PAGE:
A week in EU transport policy

Date: 23, November 2016
Last week saw a number of significant events for road transport policy in the EU. Seen in isolation they do not seem to have much importance, but seen together they show a pattern and a direction for EU transport policy for the coming years. A lot of the EU transport policy discussion these months focus on innovation, climate and efficiency. Boiling under the surface is however the issues of fair competition, fair conditions for market access, social dumping, minimum wage. And this relates to most forms of transport: road, rail, aviation, waterborn.


The seminar of the European Logistics Platform, of which NLA is a founding member, had precisely focus on the future on logistics and the game changers for how sustainable logistics will look in 20-30 years. Innovation – big and small – and investments in new technology are key elements of the future development – from drones and autonomous trucks to better warehouse handling and flow management.

However this did not keep the Transport Commissioner Violeta Bulc from emphasizing in her opening speech, that persons are important. Their skills and their working conditions need to be taken into account, and she confirmed that the Commission is indeed looking at how to solve the need for clarification of the social rules applicable for highly mobile workers in the EU – how to apply the rules of the posting of workers directive to a sector that does not fit the standard form, for which the directive was originally written. In other words, the Commissioner also kept people at the front of the discussion.

The following day, in Paris, our French sister organization FNTR held its annual meeting with closing speech by the French secretary of state M Alain Vidalies. In his speech M Vidalies supported emphatically the introduction of minimum wage also for road transport in France. It is a step that is taken within the framework of fighting social dumping, which remains a priority of the French government. M Vidalies furthermore underlined that it is not only a French priority, but it is shared with many other governments in the EU, and he will continue his joint initiative with the German and other ministers also at the upcoming meeting of the EU ministers of transport in December.

It should be added that M Vidalies did also use a fair amount of time in his speech to focus on innovation and development. The use of digitalized documents, such as the eCMR, is now  priority for France and a pilot project is planned involving Spain, France, and Benelux.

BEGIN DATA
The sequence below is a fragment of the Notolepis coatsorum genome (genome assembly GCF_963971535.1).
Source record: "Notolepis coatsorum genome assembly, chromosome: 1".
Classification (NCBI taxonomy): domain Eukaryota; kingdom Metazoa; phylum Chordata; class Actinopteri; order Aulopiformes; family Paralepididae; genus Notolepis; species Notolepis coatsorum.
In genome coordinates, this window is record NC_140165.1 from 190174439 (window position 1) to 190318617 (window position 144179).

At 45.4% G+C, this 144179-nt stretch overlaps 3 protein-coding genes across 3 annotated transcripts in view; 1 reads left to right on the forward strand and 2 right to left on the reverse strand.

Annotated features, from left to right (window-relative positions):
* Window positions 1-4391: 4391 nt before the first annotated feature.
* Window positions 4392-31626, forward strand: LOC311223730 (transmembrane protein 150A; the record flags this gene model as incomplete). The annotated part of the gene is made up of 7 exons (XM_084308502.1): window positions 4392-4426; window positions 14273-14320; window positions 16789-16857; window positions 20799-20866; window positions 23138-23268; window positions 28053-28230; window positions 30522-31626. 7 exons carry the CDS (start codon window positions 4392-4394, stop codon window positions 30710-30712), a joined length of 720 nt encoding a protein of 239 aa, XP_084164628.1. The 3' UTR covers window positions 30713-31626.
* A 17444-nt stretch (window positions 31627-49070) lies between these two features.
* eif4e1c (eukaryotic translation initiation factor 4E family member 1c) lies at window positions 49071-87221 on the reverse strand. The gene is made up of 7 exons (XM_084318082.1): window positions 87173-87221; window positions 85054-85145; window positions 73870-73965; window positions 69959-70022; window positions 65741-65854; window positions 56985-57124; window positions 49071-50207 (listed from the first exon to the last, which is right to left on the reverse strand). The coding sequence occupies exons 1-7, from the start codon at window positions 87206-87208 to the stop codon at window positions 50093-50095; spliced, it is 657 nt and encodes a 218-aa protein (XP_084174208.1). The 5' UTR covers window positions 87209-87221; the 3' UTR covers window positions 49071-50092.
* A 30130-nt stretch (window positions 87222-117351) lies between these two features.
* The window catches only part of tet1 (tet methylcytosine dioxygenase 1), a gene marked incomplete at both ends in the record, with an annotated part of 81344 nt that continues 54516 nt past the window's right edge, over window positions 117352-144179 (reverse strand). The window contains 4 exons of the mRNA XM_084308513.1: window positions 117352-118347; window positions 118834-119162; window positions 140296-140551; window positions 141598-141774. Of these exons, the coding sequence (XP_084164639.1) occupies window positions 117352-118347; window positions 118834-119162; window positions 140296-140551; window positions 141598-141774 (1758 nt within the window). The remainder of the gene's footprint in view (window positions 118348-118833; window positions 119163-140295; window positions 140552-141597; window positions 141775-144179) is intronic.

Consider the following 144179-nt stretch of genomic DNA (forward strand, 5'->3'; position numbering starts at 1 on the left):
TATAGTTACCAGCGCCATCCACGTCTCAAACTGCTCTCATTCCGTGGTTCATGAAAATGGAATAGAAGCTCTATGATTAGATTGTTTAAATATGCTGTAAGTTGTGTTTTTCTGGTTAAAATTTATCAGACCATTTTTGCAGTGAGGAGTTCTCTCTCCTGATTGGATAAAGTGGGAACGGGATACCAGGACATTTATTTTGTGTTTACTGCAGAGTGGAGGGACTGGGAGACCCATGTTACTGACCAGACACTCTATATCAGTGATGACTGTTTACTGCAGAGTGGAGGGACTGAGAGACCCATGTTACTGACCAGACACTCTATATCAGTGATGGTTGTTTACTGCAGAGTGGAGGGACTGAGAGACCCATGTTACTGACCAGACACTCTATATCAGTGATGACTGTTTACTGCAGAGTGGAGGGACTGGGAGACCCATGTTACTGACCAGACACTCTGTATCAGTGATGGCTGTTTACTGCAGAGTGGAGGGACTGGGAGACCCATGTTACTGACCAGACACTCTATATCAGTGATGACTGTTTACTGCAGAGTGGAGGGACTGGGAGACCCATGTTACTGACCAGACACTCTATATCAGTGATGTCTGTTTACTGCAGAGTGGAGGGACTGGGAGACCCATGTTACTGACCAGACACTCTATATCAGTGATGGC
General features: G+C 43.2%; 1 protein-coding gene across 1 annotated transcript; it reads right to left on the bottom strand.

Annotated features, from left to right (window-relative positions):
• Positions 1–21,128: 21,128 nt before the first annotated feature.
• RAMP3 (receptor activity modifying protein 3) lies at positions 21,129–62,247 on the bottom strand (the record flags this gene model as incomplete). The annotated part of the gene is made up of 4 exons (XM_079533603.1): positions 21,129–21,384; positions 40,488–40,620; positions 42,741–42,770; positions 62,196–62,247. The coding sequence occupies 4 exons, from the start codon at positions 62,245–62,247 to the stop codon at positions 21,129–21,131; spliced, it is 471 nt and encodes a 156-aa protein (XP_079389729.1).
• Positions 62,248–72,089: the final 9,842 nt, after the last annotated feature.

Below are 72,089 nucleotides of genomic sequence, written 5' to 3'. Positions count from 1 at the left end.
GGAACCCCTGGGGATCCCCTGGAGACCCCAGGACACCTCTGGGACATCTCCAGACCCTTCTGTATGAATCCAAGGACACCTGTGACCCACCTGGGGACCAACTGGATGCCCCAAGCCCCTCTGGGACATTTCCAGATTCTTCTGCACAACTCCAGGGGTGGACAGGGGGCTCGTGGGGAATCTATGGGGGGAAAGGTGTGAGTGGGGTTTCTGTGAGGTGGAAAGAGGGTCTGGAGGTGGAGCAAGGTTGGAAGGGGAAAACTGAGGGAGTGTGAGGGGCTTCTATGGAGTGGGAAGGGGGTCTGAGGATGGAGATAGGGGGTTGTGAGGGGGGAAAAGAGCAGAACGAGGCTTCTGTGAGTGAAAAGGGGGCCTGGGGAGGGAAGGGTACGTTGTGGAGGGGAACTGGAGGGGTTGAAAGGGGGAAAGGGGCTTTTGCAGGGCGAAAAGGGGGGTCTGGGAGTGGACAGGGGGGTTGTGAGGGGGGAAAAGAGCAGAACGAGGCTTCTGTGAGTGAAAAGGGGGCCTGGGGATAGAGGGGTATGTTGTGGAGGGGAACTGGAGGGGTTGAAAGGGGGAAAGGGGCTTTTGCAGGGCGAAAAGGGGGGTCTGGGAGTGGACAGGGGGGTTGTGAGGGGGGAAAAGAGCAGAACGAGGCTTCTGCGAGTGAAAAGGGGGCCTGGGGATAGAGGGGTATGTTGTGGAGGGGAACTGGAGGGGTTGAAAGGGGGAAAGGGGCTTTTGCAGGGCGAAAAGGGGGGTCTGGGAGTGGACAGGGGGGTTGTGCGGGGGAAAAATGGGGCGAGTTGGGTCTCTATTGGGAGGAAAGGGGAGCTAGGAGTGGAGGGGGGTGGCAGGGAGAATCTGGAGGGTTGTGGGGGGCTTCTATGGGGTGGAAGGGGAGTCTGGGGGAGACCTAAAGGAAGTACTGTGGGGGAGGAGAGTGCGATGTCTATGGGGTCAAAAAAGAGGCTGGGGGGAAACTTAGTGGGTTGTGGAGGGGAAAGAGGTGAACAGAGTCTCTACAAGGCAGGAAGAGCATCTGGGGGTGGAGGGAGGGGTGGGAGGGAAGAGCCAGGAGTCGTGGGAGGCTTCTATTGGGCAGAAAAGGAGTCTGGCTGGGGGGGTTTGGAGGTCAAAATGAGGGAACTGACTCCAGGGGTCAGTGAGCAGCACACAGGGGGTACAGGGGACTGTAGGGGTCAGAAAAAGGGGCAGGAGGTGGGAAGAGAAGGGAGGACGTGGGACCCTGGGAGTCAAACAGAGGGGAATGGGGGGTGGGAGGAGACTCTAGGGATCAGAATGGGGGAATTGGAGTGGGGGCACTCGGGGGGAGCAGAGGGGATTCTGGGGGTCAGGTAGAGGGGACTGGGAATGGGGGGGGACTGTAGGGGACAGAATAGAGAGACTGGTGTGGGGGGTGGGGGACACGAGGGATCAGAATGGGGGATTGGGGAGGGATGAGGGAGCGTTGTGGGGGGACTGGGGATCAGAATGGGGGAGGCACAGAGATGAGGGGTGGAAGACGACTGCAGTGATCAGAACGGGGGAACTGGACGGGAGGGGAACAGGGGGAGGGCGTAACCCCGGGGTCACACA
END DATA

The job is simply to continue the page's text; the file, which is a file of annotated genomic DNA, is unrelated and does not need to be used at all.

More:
Chance would have it, that the following day, in Frankfurt, the German sister organizationfor road hauliers, BGL, held its annual meeting also with a closing speech from a minister, Herr Alexander Dobrindt, the federal minister of transport. In his speech he picked up elements from the speeches of both Mrs Bulc and M Vidalies. In particular he went out of the way to make clear, that for a long future – if not forever – there will be need for manpower in the transport and logistics sector. Everything will not be replaced by robots or automated vehicles; and he urged young people to continue considering a career in transport and logistics, which remains an important industry for Germany. But he also – like M Vidalies – made it clear that social dumping needs to disappear from the sector. He remarked that there was a limit to the patience with the Commission and asked for proposals and solutions soon. He confirmed his support for the German minimum wage also for road transport and confirmed that he found the Commission had gone too far in its criticism of the German law. 

So what does this say for EU transport policy? France and Germany have confirmed their joint fight – with others – against social dumping and in favour of a transport and logistics sector that continue to be attractive and interesting for young people, offering long careers. Neither they nor the Commissioner see a conflict between fighting social dumping and innovating the sector. In fact it goes hand in hand to make the industry sustainable in a financial, social and innovative manner. But both challenges need solutions for EUs transport and logistics industry to survive. That’s what last week showed us about EU transport policy.